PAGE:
• a bandpass filter co-located with the lens that filters out light outside of a narrow bandwidth around the light source wavelength
  • a processing algorithm that converts output raw frames from the sensor into depth images or point clouds.

Image Figure 1 Overview of CW ToF sensor technology

Figure 1. Overview of CW ToF sensor technology

An earlier blog post entitled “Understanding indirect ToF Depth Sensing” describes in more detail how ToF depth measurements are calculated based on the phase shift of the returning light.

There are numerous system features to consider when developing a high-performance ToF camera, some of which are briefly introduced here.

Image sensor

The image sensor is a key component in a TOF camera. The effects of most depth estimation non-idealities (bias, depth noise, multipath artifacts) are reduced when the average modulation frequency of the system increase. It is therefore important that the sensor has a high demodulation contrast (ability to separate photo-electrons between tap A and tap B) at high modulation frequency (100’s of MHz). The sensor also needs to have a high quantum efficiency (QE) in the near-infrared wavelengths (e.g. 850 nm and 940 nm), so that less optical power is needed to generate photo-electrons in the pixel. Finally, a low readout noise helps with the dynamic range of the camera by allowing to detect low return signals (far or low reflectivity objects).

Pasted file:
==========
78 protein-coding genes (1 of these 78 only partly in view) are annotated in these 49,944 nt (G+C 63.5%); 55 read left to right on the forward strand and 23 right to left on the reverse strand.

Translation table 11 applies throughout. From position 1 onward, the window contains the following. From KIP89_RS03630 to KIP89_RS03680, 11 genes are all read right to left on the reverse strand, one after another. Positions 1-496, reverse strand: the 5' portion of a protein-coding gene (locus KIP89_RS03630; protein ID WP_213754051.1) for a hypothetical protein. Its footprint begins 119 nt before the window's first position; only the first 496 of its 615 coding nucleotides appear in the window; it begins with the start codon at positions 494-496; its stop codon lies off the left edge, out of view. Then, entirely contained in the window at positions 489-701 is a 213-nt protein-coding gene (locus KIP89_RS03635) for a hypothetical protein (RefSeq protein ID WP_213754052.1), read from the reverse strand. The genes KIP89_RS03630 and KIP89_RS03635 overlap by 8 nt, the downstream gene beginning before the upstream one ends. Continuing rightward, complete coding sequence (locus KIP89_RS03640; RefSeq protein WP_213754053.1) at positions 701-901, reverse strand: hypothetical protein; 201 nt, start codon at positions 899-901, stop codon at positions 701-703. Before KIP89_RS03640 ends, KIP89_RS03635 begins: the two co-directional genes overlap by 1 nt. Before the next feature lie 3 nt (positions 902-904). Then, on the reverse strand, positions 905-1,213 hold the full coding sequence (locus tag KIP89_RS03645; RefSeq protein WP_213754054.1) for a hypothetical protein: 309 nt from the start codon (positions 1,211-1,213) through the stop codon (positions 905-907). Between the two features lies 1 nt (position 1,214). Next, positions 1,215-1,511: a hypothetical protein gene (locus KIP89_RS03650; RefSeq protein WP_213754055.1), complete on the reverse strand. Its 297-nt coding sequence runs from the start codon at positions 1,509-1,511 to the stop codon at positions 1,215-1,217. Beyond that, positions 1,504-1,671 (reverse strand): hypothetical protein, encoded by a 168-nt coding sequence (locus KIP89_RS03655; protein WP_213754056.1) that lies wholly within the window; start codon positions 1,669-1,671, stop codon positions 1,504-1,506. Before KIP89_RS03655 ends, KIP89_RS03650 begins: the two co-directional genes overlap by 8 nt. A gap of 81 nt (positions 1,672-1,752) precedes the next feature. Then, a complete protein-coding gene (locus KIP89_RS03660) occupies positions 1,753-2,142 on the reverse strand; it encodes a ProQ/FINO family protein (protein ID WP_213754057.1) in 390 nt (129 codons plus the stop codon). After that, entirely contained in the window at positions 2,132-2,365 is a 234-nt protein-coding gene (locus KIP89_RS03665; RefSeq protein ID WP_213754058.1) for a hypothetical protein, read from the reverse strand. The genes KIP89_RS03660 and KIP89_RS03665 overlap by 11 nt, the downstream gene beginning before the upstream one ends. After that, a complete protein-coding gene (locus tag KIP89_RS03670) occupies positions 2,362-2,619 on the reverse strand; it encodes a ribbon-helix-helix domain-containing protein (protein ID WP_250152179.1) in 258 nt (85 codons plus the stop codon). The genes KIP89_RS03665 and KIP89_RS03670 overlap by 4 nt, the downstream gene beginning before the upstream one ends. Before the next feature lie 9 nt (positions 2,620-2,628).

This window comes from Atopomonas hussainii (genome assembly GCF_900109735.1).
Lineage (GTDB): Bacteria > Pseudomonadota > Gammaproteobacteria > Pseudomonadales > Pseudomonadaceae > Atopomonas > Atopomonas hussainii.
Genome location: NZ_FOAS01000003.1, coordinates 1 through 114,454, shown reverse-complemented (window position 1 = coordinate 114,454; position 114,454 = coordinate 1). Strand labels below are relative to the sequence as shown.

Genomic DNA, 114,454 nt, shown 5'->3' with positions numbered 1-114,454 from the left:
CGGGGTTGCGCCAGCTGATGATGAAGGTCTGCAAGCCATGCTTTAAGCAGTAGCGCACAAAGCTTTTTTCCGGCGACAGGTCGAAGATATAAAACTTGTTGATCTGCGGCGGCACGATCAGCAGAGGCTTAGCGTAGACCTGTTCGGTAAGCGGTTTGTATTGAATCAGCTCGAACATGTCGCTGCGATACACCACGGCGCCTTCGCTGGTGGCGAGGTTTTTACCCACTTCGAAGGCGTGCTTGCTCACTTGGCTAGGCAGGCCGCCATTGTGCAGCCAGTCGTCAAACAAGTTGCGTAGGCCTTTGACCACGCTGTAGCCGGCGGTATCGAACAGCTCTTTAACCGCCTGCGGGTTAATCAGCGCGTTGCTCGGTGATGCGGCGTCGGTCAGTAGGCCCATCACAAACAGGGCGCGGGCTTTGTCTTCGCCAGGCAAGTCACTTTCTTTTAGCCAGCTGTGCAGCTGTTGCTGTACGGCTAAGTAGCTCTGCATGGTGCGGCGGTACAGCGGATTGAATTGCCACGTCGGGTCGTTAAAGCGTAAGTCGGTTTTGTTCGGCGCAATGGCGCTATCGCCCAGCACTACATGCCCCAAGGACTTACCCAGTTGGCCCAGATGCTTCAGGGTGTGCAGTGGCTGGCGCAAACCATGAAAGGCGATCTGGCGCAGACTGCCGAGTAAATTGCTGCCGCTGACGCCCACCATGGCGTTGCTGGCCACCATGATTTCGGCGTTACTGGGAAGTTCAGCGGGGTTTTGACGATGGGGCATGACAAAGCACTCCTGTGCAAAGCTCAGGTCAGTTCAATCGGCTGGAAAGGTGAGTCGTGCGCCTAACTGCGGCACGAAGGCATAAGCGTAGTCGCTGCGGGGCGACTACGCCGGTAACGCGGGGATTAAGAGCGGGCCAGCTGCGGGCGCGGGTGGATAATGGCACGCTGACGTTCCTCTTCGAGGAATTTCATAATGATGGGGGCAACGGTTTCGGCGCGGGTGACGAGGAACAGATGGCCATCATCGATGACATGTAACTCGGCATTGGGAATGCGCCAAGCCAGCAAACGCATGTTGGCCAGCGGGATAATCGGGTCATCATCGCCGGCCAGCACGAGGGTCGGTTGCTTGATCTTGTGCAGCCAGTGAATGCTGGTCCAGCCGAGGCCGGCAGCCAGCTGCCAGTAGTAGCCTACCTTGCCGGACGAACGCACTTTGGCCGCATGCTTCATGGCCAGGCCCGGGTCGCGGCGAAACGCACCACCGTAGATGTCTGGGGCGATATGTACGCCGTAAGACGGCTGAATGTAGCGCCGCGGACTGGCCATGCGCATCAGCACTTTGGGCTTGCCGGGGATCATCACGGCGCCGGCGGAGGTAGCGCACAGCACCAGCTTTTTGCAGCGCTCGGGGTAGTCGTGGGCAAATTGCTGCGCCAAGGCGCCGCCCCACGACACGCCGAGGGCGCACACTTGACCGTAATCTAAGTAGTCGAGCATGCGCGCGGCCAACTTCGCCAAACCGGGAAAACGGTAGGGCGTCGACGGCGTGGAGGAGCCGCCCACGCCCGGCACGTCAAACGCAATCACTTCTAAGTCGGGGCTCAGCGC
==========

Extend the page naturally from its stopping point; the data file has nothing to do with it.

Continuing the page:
The laser driver modulates the light source (e.g. VCSEL) at high modulation frequency. In order to maximize the amount of “useful” signal at the pixel for a given optical power, the optical waveform needs to have fast rise and fall times with clean edges. The combination of laser, laser driver, and PCB layout in the illumination sub-system are all critical to achieve this. There is also some characterization required to find the optimal optical power and duty cycle settings to maximize the amplitude of the fundamental in the Fourier transform of the modulation waveform. Finally, the optical power also needs to be delivered in a safe manner with some safety mechanisms built in at the laser driver and system level to ensure class 1 eye safety limits are respected at all times.


Optics play a key role in ToF cameras. ToF cameras have certain distinct characteristics that drive special optics requirements. Firstly, the field of illumination of the light source should match the field of view of the lens for optimum efficiency. It is also important that the lens itself should have high aperture (low f/#) for better light collection efficiency. Large apertures can lead to other tradeoffs around vignetting, shallow depth of field, and lens design complexity. A low chief ray angle lens design can also help reduce the bandpass filter bandwidth, which improves ambient light rejection and therefore improves outdoor performance. The optical subsystem should also be optimized for the desired wavelength of operation (e.g. anti-reflective coatings, bandpass filter design, lens design) to maximize throughput efficiency and minimize stray light. There are also many mechanical requirements to ensure optical alignment is within the desired tolerances for the end application.

Image Figure 2 Optical system architecture 1024 215 707

Figure 2. Optical system architecture

Power Management